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The Racket (1951)

Approved  |   |  Crime, Drama, Film-Noir  |  12 December 1951 (USA)
6.8
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Ratings: 6.8/10 from 1,629 users  
Reviews: 39 user | 16 critic

The big national crime syndicate has moved into town, partnering up with local crime boss Nick Scanlon. There are only two problems: First, Nick is the violent type, preferring to do things... See full summary »

Directors:

, (uncredited) , 3 more credits »

Writers:

(screenplay), (screenplay), 1 more credit »
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Cast

Cast overview, first billed only:
...
...
...
...
...
Joyce Mackenzie ...
Mary McQuigg (as Joyce MacKenzie)
Robert Hutton ...
Virginia Huston ...
Lucy Johnson
...
Walter Sande ...
Precinct Sgt. Jim Delaney
...
Harry Craig (Crime Commission chief investigator)
Don Porter ...
R.G. Connolly
Walter Baldwin ...
Booking Sgt. Sullivan
Brett King ...
Richard Karlan ...
Breeze Enright
Edit

Storyline

The big national crime syndicate has moved into town, partnering up with local crime boss Nick Scanlon. There are only two problems: First, Nick is the violent type, preferring to do things the old-fashioned way instead of using the syndicate's more genteel methods. The second problem is McQuigg, the only honest police captain on the force, and his loyal patrolman, Johnson. Together, they take on the violent Nick and try to foil the syndicate's plans to elect Welch, the crooked prosecutor running for a crooked judgeship. Written by Martin Lewison <lewison+@pitt.edu>

Plot Summary | Add Synopsis

Taglines:

YOU'LL LEARN WHO PAYS OFF WHO -- AND WHY! (original print ad - all caps) See more »


Certificate:

Approved | See all certifications »
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Details

Country:

Language:

Release Date:

12 December 1951 (USA)  »

Also Known As:

Das Syndikat  »

Company Credits

Production Co:

 »
Show detailed on  »

Technical Specs

Runtime:

Sound Mix:

(RCA Sound System)

Aspect Ratio:

1.37 : 1
See  »
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Did You Know?

Trivia

The film's director John Cromwell was in the Broadway play "The Racket" which opened on November 27, 1927. He starred as McQuigg, the role played in the film by Robert Mitchum. See more »

Goofs

Nick Scanlon's car is a 1949 Chrysler Crown Imperial limo. In the crash scene, an older 1942 model was used. The '49 side trim has been added, but the different front end reveals the switch. See more »

Quotes

Nick Scanlon: [speaking about all he did for his younger brother] I sent him to four colleges. Four!
See more »

Connections

Remake of The Racket (1928) See more »

Soundtracks

A Lovely Way to Spend an Evening
Music by Jimmy McHugh
Lyrics by Harold Adamson
Performed by Lizabeth Scott (dubbed)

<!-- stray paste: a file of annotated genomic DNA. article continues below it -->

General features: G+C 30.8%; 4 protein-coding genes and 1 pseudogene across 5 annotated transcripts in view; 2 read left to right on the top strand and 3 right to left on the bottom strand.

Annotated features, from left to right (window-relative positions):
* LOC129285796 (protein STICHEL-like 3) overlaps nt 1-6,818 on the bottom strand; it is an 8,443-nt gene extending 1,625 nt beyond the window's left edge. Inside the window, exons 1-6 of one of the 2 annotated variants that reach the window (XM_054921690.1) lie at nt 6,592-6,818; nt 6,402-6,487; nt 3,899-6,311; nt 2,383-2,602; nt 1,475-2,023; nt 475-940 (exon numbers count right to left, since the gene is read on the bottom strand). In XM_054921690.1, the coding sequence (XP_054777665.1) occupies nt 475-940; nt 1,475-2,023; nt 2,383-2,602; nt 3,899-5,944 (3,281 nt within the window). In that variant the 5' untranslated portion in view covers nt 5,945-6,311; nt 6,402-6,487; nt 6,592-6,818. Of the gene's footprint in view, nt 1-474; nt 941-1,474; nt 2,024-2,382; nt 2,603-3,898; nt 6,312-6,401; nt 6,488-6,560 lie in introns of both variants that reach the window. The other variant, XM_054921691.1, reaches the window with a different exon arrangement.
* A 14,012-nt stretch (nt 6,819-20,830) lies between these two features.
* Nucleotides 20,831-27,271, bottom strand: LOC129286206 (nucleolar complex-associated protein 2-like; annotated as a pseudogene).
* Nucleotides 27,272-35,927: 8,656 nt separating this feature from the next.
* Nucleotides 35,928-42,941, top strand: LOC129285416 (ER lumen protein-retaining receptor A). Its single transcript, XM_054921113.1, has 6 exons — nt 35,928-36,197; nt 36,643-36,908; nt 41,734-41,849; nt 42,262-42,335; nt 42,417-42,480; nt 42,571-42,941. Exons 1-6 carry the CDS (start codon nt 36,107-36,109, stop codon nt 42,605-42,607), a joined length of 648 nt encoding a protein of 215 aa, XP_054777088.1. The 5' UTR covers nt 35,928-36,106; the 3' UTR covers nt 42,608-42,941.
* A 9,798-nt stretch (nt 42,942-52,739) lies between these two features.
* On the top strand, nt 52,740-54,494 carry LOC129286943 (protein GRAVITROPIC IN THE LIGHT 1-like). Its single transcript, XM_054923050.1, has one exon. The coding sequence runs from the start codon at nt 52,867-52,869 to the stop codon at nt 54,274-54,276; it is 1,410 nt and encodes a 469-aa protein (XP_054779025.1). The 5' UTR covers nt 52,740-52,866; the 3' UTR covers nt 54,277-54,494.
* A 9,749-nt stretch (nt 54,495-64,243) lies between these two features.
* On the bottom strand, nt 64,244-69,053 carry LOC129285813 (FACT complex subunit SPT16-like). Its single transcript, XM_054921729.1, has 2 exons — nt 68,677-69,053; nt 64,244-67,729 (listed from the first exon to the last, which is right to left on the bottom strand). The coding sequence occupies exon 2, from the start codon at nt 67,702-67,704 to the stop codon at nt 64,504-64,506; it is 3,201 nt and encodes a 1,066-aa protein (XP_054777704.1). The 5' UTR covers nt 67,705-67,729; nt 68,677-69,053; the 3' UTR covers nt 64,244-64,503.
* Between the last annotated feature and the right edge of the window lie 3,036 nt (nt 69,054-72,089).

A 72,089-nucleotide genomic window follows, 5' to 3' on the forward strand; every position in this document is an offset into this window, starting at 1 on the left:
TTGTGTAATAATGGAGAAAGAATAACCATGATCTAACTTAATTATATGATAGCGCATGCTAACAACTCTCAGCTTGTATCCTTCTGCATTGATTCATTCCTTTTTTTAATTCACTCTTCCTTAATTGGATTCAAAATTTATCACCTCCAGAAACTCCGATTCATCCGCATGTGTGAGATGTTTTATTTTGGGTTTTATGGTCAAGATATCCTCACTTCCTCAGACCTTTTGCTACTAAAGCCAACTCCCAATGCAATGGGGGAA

See more »

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User Reviews

 
Maybe not even a noir, but it has noir stylizing and some big names
10 September 2013 | by (United States) – See all my reviews

The Racket (1951)

A stellar cast and gritty photography can't quite lift this movie into the exciting classic it might have been. The basic problem here is the material, the story, which is slow and steady. It involves lots of conversations, all filmed with huge drama, about negotiating new ways of doing things as a national mob organization squeezes out the local mob boss.

This is still a good movie, for sure. Robert Ryan plays the local boss getting overshadowed and he ramps it up as usual, beating a few people senseless. Robert Mitchum is given a dull role, not as a cop on the beat but as the chief of a precinct in charge of cops on the beat. And he was once buddies with Ryan, so they have a couple of one-on-ones. Lizabeth Scott is sharp and as good as she gets in her quirky femme fatale manner, but we don't see enough of her. Throw in Ray Collins as a slithering politico (a role he seems to have been born for) and William Conrad as a corrupt cop (with many pounds to gain before his days as t.v.'s Cannon, etc.) and you see how it looks like good stuff.

A star behind the scenes is definitely cinematographer George E. Diskant, not a big name in the field but responsible for several terrific film noirs including the flawless "They Live by Night." He is in good form here even though there isn't much action. You only wish the director, John Cromwell, had more guts to let Diskant fly with things. Cromwell is one of those by-the-book directors who gets the job done but doesn't seem to see the opportunities to surprise the viewer. And he was loaded with opportunity here.

The story is basically about life as a cop in a big city. That's why half the time (almost literally) we are in the police station. Or a squad car. There is no actual crime at the center of things (lots of crimes go zipping by, for sure). It's not about solving a crime, but about getting the old boss. It's Mitchum vs. Ryan. And Ryan is more fun. Things get fairly complicated, perhaps needlessly, but the overall trend is toward justice, and how it is best served in a corrupt world. Filled with good nuances, but packaged a bit awkwardly by the end.

I say this isn't quite a film noir, but of course in the big picture most people would have to call it that. What it lacks (for me) is the loneliness of the lead character, and maybe even the evilness of the femme fatale. Mitchum is part of a big machine, and a sympathetic one (a huge police force). Ryan is just a thug, and a mean one with a small mind. It's pure crime stuff with noir stylizing. Good enough for a great evening--if you stay alert to all the details.


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